Epistemic Closure in Folk Epistemology

In Tania Lombrozo, Joshua Knobe & Shaun Nichols (eds.), Oxford Studies in Experimental Philosophy, Volume Two. Oxford University Press. pp. 38-70 (2018)
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Abstract

We report the results of four empirical studies designed to investigate the extent to which an epistemic closure principle for knowledge is reflected in folk epistemology. Previous work by Turri (2015a) suggested that our shared epistemic practices may only include a source-relative closure principle—one that applies to perceptual beliefs but not to inferential beliefs. We argue that the results of our studies provide reason for thinking that individuals are making a performance error when their knowledge attributions and denials conflict with the closure principle. When we used research materials that overcome what we think are difficulties with Turri’s original materials, we found that participants did not reject closure. Furthermore, when we presented Turri’s original materials to non-philosophers with expertise in deductive reasoning (viz., professional mathematicians), they endorsed closure for both perceptual and inferential beliefs. Our results suggest that an unrestricted closure principle—one that applies to all beliefs, regardless of their source—provides a better model of folk patterns of knowledge attribution than a source-relative closure principle.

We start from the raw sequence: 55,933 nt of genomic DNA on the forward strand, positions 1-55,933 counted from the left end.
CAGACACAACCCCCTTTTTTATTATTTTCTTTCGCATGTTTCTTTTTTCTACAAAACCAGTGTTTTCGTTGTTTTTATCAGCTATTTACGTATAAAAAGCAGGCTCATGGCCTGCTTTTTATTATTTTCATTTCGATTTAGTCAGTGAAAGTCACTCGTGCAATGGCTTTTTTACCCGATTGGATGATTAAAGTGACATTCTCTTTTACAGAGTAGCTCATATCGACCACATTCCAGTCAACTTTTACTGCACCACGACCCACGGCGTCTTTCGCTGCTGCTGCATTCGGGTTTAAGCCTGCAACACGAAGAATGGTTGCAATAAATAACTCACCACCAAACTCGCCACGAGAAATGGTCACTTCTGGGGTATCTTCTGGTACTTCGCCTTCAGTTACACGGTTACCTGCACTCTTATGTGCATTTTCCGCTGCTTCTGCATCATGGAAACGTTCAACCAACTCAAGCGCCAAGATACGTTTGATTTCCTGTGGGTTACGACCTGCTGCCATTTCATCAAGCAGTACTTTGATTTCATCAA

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Author Profiles

Jake Monaghan
Chapman University
James R. Beebe
University at Buffalo

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Philosophical explanations.Robert Nozick - 1981 - Cambridge: Harvard University Press.
Knowledge and Its Limits.Timothy Williamson - 2000 - Philosophy 76 (297):460-464.
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Epistemic operators.Fred I. Dretske - 1970 - Journal of Philosophy 67 (24):1007-1023.
Knowledge and Lotteries.John Hawthorne - 2005 - Philosophical Quarterly 55 (219):353-356.

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